I think that, without a greenhouse, our "average" mountain gardening season in Truckee is about March 15 - November 1 (or 15).  It is a matter of taking advantage of clear and warm conditions, choosing the right plants and crops and being able to protect the harvests of others (see RowCover). If you have an unheated greenhouse you can add 3-6 weeks on either end of that gardening season for some veggies. 

    I have planted hardy annuals in February MANY times with great success (pansy, viola, dianthus, calendula, stock, primrose) and I have also planted dormant trees and shrubs in December, January, February and March with excellent success.

  • Truckee Spring - Mid-May

    Day-length pretty close to its maximum now, the soils continue to absorb the sun's radiation and the average temperatures are climbing.  May starts with an average low of 27°F and ends with an average low of 34°F.  Our night-time temps have been WAY above average for weeks an averages are just the mathematical numbers in the middle of the extremes of reality.  It will be nearly miraculous (or ominous) if we don't have more snow and a lot more frost.  That is not to deter gardening, God-knows I've been going at it since early April and am delighted at my gardens.  My comments are to remind you to be prepared to cover when the cold returns.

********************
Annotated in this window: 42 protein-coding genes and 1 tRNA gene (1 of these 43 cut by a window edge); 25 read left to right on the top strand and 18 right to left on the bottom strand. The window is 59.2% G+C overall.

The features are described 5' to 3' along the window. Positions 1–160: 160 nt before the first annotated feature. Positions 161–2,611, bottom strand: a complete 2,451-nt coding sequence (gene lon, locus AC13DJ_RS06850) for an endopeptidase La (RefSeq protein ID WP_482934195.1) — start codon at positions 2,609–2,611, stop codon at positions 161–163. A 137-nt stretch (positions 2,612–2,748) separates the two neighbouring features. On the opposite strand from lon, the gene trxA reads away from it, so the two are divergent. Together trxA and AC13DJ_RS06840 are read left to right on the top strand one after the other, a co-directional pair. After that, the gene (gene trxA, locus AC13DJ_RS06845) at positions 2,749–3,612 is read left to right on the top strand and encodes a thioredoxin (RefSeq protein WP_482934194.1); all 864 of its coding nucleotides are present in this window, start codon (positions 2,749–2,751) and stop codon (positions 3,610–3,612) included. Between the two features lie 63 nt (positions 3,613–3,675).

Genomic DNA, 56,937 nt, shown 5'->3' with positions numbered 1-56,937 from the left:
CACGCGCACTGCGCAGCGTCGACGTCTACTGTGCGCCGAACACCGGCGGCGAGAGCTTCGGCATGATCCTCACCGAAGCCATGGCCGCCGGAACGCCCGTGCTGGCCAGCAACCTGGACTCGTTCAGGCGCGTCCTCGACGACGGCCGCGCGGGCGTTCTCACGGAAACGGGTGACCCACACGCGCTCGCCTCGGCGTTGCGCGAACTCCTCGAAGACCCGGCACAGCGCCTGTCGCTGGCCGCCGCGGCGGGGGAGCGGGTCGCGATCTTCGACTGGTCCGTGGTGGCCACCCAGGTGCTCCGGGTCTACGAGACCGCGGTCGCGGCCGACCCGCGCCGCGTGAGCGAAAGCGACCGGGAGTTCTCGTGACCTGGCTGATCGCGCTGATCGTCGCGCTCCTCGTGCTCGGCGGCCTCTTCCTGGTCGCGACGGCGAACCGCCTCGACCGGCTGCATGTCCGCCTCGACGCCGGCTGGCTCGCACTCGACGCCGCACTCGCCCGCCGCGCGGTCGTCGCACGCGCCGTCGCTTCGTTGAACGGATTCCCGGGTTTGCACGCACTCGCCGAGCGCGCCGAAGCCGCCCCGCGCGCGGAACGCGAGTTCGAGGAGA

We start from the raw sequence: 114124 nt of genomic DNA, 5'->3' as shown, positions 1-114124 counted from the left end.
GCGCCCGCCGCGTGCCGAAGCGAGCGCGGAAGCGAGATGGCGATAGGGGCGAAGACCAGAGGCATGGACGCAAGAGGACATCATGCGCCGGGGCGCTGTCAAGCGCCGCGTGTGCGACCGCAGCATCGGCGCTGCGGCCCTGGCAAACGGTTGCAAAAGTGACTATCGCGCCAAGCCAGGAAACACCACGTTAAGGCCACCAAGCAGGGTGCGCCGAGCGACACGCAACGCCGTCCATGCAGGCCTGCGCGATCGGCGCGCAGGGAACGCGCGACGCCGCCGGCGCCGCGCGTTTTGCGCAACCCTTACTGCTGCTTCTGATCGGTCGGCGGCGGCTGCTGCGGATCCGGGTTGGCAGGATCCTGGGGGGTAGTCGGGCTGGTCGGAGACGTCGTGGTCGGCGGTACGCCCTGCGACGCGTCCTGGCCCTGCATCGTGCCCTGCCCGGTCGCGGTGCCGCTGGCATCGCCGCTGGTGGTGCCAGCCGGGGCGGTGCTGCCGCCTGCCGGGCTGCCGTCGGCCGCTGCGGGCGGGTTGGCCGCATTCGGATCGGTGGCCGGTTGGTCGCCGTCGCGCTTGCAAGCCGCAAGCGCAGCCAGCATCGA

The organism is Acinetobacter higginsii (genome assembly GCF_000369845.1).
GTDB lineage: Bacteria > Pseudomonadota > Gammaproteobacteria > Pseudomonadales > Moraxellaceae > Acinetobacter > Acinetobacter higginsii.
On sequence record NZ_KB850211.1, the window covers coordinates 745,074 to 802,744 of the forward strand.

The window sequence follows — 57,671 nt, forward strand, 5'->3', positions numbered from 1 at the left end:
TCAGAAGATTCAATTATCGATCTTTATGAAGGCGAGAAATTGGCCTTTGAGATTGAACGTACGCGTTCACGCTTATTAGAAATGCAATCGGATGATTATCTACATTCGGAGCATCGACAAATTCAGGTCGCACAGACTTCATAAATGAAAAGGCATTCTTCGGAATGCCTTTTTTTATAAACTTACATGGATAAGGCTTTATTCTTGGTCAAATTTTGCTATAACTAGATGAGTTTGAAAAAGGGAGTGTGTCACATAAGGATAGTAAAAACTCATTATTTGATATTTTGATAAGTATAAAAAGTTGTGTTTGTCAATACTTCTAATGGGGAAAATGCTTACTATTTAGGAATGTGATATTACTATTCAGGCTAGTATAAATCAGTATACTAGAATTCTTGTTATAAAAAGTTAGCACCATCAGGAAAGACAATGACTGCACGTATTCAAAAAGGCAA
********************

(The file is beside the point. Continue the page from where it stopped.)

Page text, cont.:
We are having a HUGE sale on our pre-packaged 10x12' 1.5oz frost fabric (packaged by "easy gardener") reg. 15.99 on sale for 10.99 through Memorial Day.  It is great to use when transitioning plants from the house or shade to the outdoors as well.  I just leave it over the plants for a few days.  It is also important to have on hand in for fall cold when I often leave it over the garden for days or weeks at a time.  AND as a bonus... WE use it top protect ferns, hosta, rhubarb, thimbleberry and dogwood from HAIL!  it works great.  If hail is called for, I cover plants before leaving for work.


Contact Villager

Villager Nursery, Inc
10678 Donner Pass Road, Truckee, CA 96161-4834
Central Truckee, exit 186 off I-80
(530) 587-0771
www.villagernursery.com
info@villagernursery

Founded 1975, Incorporated 1990

California Nursery License 1975
No. C 3976.001, Co.29CA
Contractors License 1977
No. 413907-C27 LS
ISA Certified Arborist: Eric Larusson
No. WE-7983A